Across all store types, on-reservation stores had about 33 of the 68 items (49%) on the survey checklist. Convenience stores had the fewest number of total items (mean 14.7 of 68 items, 22%), while supermarkets had the most (58.1 of 68 items, 86%) and grocery stores an intermediate number of items (24.2 of 68, 36%). Availability of individual items by food group and for the market basket in total was greater in supermarkets than in both convenience and grocery stores (P < 0.006). In addition, items in the fresh fruits/vegetables, canned or frozen fruits/vegetables, and fats/oils were more available in grocery than convenience stores (P < 0.006). In general, items from the dairy and sugars/sweets group were the most prevalent, while items in the meat/protein and fresh fruits/vegetables groups were the least across all stores.
Availability and cost of representative items by food group are listed in Table 1. Overall, eggs, white bread, and whole milk were the most consistently available items among all visited stores. The most common item in convenience stores was eggs, and granulated sugar in grocery stores. All nine of the supermarkets had apples and oranges, the availability of which was higher than in both convenience and grocery stores (P < 0.006). In addition, all nine supermarkets had frozen French fries, white bread, whole milk, and granulated sugar, while eight of the nine also had eggs and margarine. The cost of white bread, whole milk, and granulated sugar were higher in both convenience and grocery stores than supermarkets (P < 0.006).
Thus, American Indians living on reservations in Washington State have limited access to foods represented in the TFP market basket. Convenience stores dominated over both grocery stores and supermarkets on the reservations studied. Moreover, multiple grocery stores and supermarkets were located on a single reservation while others had no food stores, suggesting that disparities in access to the TFP market basket exist even among tribes living on reservation lands.
These results are troubling because the most common store found on the reservations surveyed, convenience stores, carried less than one-quarter of all items in the market basket. The largest percentage of available items in convenience stores were in the dairy and sugars/sweets groups, yet this only represented 36% and 29% of the total items in each group. Among the stores, supermarkets had the largest selection of individual items and at a lower cost than other types.
In addition to the stores site-visited, the nearest off-reservation supermarket for each of the 17 tribes that did not have one on their reservation was surveyed. Compared to on-reservation supermarkets, off-reservation supermarkets had slightly more items from each of the food groups, although this difference was not significant (P > 0.006; Table 2). Off-reservation supermarkets had about 94% while on-reservation supermarkets had roughly 86% of all market basket items (P > 0.006).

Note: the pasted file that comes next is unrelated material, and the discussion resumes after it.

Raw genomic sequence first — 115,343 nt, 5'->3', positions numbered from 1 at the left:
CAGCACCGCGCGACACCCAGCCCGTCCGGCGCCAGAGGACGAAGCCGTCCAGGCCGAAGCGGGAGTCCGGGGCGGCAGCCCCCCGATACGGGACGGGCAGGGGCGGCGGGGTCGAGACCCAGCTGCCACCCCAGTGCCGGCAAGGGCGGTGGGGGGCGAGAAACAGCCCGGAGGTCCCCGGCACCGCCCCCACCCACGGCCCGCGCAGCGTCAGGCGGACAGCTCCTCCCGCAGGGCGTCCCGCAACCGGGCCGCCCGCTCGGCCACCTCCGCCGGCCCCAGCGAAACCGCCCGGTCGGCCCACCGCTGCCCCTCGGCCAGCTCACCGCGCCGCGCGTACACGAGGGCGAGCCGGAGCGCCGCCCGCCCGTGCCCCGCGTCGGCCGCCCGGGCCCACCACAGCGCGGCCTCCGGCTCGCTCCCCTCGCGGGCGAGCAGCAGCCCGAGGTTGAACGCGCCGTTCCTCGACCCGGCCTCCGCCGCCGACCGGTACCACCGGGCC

No supermarket visited had all items in the market basket (items were missing at random). However, an average cost for each survey item was constructed from the available data. This information was used to estimate an average cost for a “representative” market basket for the on-reservation supermarkets to compare against the average cost for the off-reservation supermarkets. The average total cost of the market basket was $158.36 among the nine on-reservation supermarkets and $159.39 among the 15 closest off-reservation supermarkets (P > 0.006). Some of the tribes shared a common store as the closest off-reservation supermarket. Thus, there were 15 instead of 17 stores classified as the “closest off-reservation supermarket”. Among the various food groups, the largest difference in cost between on- and off-reservation supermarkets was for the meat/protein group, with a difference about $4 lower in on-reservation compared to off-reservation supermarkets, although this was not significant (P > 0.006).
A single TFP market basket cost was then constructed based on the average of all nearest off-reservation supermarkets for each of the tribes in the study; this analysis ignored the fact that some tribes had a supermarket on the reservation and instead considered the nearest off-reservation supermarket. This average cost was actually based on 19 supermarkets because one supermarket represented the nearest supermarket for three different tribes. The average cost of the TFP market basket for the nearest off-reservation supermarkets was $144.52. In contrast, the USDA reference cost of the same TFP market basket was $135.10.
Although no single on-reservation supermarket had all of the market basket items, and they carried fewer total items than did off-reservation supermarkets, when available these items had a cost similar to the off-reservation supermarkets. Nonetheless, the average market basket cost for off-reservation supermarkets was about 7% higher (~$9.00) than the national reference cost. Thus, the average TFP market basket would cost tribal members of these communities who shop at their nearest local supermarket ~$36 more per month than a consumer purchasing the same market basket at reference cost. Spices and condiments were not included in the cost calculation because they are considered optional, so the actual TFP market basket cost would be even higher than calculated here.